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Editor In Chief, United Home Improvement
When remodeling your kitchen, countertops should be on the top of
your list. After all, aside from your refrigerator, your kitchen
counters are used most frequently. With so many materials, colors,
and styles to choose from, selecting the right counter top can be
Kitchen counter tops come in a variety of materials. Selecting the
right material is vital to the appearance and functionality of your
kitchen. You want a counter top to enhance the visual statement of
your kitchen while still being durable enough to survive its
Plastic laminates are typically the most widely used material for
kitchen countertops. This is true mainly because it is inexpensive,
resistant to stains and grease, low maintenance, hides scratches,
and it comes in an array of colors and textures. However, sharp
objects and hot pans can damage laminate plastic countertops and the
damage is hard to repair.
Solid surface countertops are similar to plastic laminate in that
they both are durable but susceptible to damage from sharp objects.
However, with its increased price, come more benefits such as no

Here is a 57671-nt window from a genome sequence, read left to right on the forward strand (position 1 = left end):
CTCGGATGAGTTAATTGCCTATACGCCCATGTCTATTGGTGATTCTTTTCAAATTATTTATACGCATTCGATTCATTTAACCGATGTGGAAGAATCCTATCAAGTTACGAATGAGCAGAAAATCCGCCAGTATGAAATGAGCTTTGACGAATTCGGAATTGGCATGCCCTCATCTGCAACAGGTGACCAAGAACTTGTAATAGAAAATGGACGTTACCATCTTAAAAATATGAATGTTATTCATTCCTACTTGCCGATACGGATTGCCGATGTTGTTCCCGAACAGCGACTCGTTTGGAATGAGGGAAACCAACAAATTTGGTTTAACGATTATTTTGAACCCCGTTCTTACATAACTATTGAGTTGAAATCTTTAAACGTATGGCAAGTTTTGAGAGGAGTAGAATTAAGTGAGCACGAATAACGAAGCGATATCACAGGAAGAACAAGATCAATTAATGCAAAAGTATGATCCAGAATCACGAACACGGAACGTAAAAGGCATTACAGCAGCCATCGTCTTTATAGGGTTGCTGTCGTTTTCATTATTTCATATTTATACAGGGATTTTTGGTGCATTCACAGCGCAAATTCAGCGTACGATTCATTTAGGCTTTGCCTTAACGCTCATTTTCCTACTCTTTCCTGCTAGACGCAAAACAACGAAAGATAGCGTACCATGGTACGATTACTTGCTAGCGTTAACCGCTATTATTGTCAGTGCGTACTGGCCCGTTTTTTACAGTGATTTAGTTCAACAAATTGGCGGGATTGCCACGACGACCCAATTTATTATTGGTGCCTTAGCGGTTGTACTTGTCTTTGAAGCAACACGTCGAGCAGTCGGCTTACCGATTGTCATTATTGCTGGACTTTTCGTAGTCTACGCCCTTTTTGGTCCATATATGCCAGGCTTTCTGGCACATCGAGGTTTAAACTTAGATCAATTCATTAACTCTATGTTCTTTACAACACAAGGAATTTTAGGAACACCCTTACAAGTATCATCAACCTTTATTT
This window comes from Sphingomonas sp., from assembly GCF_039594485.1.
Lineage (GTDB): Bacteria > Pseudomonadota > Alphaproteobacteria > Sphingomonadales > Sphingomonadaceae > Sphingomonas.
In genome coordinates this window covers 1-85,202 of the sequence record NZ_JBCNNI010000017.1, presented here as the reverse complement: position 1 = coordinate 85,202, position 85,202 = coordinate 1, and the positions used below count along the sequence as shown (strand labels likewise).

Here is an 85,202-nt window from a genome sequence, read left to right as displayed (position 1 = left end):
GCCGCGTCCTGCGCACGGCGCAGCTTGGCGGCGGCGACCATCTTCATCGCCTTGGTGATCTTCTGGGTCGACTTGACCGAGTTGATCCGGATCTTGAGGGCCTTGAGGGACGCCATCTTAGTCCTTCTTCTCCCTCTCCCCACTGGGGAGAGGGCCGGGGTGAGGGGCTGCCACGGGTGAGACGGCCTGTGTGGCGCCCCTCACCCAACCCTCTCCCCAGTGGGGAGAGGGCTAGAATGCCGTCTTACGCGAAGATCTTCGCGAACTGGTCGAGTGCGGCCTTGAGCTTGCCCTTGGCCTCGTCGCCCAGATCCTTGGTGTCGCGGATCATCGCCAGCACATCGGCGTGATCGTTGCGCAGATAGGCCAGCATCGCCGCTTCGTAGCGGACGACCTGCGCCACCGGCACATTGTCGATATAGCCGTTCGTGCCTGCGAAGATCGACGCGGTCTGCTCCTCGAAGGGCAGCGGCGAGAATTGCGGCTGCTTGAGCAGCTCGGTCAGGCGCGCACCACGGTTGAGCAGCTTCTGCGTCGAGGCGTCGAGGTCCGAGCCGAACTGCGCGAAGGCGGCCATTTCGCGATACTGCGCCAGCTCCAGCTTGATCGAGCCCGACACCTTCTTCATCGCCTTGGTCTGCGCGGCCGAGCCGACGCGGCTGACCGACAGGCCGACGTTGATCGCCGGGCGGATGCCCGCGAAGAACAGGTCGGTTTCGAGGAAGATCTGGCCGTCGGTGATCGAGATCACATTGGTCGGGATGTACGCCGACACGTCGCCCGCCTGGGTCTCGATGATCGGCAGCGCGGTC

underlayment needed and the option of ordering it custom formed to
hide seams. Solid surface veneers will give you the same durability
and resistance to stains as your standard solid surface countertop,
but with a decrease in price. This is due to its limited variety of
patterns and colors, as well as its need for an underlayment.
Butcher block countertops, made from hardwoods such as red or white
oak, offer an alternative look and appeal. Wood never goes out of
style and will always give you a warm, natural look. Although
scratches can easily be sanded out from wood, the over all
maintenance must be kept up.
Steal, on the other hand, is very easy to clean and is the perfect
choice for serious cooks. Steal offers a stylish modern look to your
kitchen. Although steal countertops may be very appealing, durable
and easy to maintain, they are also very expensive, heavy and
difficult to install.
If you are looking to keep cost low, it is best to stick with a
simple durable tile countertop. Glazed ceramic and porcelain tile
will not stain, but keep in mind that you cannot use ceramic
material as a cutting board! Porcelain is more expensive but also
more durable. For the best protection, granite slabs will offer you
stain and heat resistance. Also, granite will increase the value of
Materials and Costs:
• Concrete: $100 per square foot.
• Marble: $50-$100 per square foot.
• Granite: $50-$100 per square foot.
• Wood: $50-$100 per square foot.
• Ceramic: $10-$30 per square foot.
• Limestone: $50-$100 per square foot.
• Slate: $50-$100 per square foot.
• Quartz: $50-$100 per square foot.
• Stainless Steal: $100-$200 per square foot.
• Laminate: $25-$50 per square foot.
• Solid Surface: $90-$150 per square foot.